John: Well, it’s same advice I give to people starting out making movies, which is you have to decide early on if this needs to be a money-making operation or not. I learned that a lot in filmmaking, that toward the end there with digital filmmaking, you can do it so cheaply. I mean, for example, when we did our 16-millimeter features I mentioned, they cost $30,000 each, which may not seem like a lot in Hollywood terms, but that’s a lot in human terms, regular people. And that went primarily for the gear and the film stock and processing the film stock and all that. Nowadays with the digital system set up the way they are and the digital recording for audio and the low budget editing gear, one of the last features I did, the one we did in the theater, which was called Ghost Light, the cost really, cause I already owned the camera and the lights, the costs were making sure that there was lunch every Saturday for the crew and I actually spent more money entering the film into film festivals than I did making the film, cause each film festival cost like 50 to 80 bucks to enter it. You can rack that up pretty quickly. So my advice is with writing or with filmmaking, decide early on if you want economics to be a part of this or not. If you want economics to be a part of it, then you’ve got to create with that in mind. What do people want to read? How am I going to get it to them? How will I get money out of it? If you don’t care about the economics and you just want to have an enjoyable time doing it, but still would like people to read stuff, it makes it a whole lot easier because as with filmmaking, getting a book out there now is really cheap.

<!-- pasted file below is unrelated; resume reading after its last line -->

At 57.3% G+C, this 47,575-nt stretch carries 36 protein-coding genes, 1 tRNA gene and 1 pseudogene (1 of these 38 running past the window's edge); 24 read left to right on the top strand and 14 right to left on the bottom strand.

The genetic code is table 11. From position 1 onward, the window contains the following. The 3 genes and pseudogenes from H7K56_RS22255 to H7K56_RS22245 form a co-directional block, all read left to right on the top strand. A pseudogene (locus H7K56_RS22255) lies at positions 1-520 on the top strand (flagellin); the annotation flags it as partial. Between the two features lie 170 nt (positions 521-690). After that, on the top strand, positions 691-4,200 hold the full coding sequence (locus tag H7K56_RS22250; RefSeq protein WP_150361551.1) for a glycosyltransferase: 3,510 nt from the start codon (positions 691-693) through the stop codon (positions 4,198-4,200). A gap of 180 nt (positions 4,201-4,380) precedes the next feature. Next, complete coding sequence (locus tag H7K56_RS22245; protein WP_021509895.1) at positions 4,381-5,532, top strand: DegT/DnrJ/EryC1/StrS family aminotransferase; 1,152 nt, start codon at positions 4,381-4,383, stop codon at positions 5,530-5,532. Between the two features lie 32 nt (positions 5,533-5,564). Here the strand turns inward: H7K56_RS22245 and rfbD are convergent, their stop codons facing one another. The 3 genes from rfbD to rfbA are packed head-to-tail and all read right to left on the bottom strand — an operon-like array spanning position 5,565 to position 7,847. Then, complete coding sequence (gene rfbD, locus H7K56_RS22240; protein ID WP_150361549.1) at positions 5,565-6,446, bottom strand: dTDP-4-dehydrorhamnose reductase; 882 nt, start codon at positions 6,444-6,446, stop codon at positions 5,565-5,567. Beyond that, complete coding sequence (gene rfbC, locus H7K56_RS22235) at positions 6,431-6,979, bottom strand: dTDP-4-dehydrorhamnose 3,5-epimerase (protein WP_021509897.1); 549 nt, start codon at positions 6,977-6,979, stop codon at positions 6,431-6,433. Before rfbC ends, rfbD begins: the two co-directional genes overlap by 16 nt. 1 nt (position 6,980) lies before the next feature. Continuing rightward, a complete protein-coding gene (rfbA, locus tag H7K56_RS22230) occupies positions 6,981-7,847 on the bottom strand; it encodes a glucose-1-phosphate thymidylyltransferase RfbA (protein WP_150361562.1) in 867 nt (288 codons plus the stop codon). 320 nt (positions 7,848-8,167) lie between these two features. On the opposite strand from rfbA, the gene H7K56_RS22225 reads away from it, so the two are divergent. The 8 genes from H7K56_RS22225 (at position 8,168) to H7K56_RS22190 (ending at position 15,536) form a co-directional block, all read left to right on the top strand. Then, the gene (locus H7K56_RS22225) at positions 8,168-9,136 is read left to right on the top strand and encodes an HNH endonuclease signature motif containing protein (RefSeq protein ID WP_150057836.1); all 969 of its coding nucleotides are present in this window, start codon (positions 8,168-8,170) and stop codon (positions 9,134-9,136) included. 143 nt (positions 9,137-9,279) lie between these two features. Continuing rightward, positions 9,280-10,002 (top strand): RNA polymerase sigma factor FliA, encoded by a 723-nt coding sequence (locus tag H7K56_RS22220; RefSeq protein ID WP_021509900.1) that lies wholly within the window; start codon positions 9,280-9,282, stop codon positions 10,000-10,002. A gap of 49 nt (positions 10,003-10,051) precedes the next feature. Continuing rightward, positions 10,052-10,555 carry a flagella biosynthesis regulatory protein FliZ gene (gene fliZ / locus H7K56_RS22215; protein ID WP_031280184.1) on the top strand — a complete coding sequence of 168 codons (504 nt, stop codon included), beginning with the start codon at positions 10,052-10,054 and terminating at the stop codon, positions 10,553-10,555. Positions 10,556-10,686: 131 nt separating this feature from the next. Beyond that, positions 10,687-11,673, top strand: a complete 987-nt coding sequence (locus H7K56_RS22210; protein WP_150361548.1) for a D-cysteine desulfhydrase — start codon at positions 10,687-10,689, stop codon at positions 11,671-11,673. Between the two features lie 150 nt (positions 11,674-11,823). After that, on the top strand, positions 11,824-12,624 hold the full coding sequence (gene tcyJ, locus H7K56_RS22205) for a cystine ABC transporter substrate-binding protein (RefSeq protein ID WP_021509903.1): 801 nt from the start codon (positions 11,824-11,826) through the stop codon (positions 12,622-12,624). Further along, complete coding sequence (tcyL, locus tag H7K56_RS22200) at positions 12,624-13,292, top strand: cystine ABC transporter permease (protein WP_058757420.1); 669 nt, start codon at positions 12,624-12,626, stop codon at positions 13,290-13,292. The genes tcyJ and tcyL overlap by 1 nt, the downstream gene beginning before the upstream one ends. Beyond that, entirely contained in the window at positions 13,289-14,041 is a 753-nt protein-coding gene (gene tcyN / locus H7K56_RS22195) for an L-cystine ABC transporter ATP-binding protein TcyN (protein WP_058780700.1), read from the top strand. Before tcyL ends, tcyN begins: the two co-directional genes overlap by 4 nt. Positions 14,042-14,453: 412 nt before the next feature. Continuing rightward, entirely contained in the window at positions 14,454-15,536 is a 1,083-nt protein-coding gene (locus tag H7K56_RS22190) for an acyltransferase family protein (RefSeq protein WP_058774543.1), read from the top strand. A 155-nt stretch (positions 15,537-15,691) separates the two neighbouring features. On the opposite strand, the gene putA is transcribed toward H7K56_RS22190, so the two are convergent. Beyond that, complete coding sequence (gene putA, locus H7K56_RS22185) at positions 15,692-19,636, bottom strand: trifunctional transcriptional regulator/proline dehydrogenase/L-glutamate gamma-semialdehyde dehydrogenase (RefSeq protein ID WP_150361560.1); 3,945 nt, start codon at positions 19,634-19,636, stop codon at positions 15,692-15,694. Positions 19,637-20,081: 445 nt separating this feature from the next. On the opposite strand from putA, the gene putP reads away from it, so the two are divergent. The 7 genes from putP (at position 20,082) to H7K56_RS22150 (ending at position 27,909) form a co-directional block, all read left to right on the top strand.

So my advice is with writing or with filmmaking, decide early on if you want economics to be a part of this or not. If you want economics to be a part of it, then you’ve got to create with that in mind.